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Web Exclusives: Alumni Spotlight

February 23, 2005

Michael Shannon ’57

Michael Shannon ’57, left, is studying for a doctorate in education, and Albert Beveridge ’57 for a Ph.D. in history. (Chris Taggart/Courtesy Albert Beveridge ’57)

Retire? Nah
Michael J. Shannon ’57 and Albert J. Beveridge III ’57 head back to school for advanced degrees

When it comes to retirement, some polish their golf games while others resurrect neglected hobbies. Not classmates Michael J. Shannon ’57 and Albert J. Beveridge III ’57. They decided to hit the books and earn advanced degrees.

Shannon, an industrial designer who switched to educational consulting in the mid-1980s, is doing field work for his doctoral thesis on adult learning in the Department of Organization and Leadership at Teachers College, Columbia University. Beveridge is in the third year of a doctoral program at Johns Hopkins, retooling his legal skills into those of a historian.

Is it tough to be the oldest kid in the class? Both 69-year-olds say they’re over it — there’s too much work to do.

An architecture major at Princeton, Shannon went back to school in 1989 to pursue a deeper understanding of educational philosophy and strengthen his credentials as an educational consultant. He took a long time to get through the coursework for his doctorate in education (Ed.D.). While studying how people participate in civic affairs and what motivates civic engagement, he was busy starting up a community foundation in Englewood, N.J., where he lives. He founded it in 1989, he says, to build bridges and relationships between different ethnic groups.

Now he is working with Englewood’s mayor to create a citizens’ council that will implement programs aimed at building cohesiveness — and Shannon will use it as a case study for his dissertation. “We may have something replicable,” he says. “My dream is to have Englewood be a learning society where everyone is a teacher and a learner.” With Ed.D. in hand, Shannon hopes to add professional clout to his efforts.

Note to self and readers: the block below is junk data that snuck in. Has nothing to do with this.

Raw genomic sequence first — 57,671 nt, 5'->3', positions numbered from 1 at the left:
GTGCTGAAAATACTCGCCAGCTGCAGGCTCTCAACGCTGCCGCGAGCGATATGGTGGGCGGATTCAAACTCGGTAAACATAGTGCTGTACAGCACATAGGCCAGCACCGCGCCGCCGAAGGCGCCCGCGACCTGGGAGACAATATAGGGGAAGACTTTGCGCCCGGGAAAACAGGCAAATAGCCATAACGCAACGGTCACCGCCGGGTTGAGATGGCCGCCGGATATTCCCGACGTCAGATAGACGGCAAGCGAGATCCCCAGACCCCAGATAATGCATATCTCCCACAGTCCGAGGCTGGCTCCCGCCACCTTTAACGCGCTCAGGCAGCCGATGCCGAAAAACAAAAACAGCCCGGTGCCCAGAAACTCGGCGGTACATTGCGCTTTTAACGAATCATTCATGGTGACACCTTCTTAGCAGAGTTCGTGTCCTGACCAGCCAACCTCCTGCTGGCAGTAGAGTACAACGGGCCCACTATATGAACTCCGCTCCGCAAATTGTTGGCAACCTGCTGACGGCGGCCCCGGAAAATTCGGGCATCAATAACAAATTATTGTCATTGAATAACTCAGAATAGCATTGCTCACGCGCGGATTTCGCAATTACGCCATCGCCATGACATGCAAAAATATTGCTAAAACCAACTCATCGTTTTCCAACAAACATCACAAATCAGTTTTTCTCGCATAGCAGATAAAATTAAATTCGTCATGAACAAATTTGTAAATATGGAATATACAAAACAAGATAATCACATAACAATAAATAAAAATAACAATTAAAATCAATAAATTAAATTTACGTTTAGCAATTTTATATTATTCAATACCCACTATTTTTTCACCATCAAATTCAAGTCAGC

Beveridge was motivated to get another degree by two factors: his lifelong fascination with history and his fear that he would fritter away time without another major challenge.

Founding partner of a Washington, D.C., firm, Beveridge & Diamond, which specializes in environmental law, Beveridge has at least another year of classes before he can focus on his dissertation. He plans to look at the influence of business on public policy. Businesses, he says, have changed their attitudes toward government. “U.S. business decided it was smarter to cooperate rather than fight Washington,” says Beveridge, who majored in modern languages and literatures at Princeton. “When and how that [shift] happened and whether the situation still prevails are the questions I want to address.” Beveridge, who says he reads two to four academic books per week, hopes to teach after earning his degree, possibly as an adjunct professor.

Shannon and Beveridge can’t say if they’ll make it to their 48th reunion this year — a lot depends on how much homework they have.

By Maria LoBiondo

Maria LoBiondo is an occasional contributor to PAW.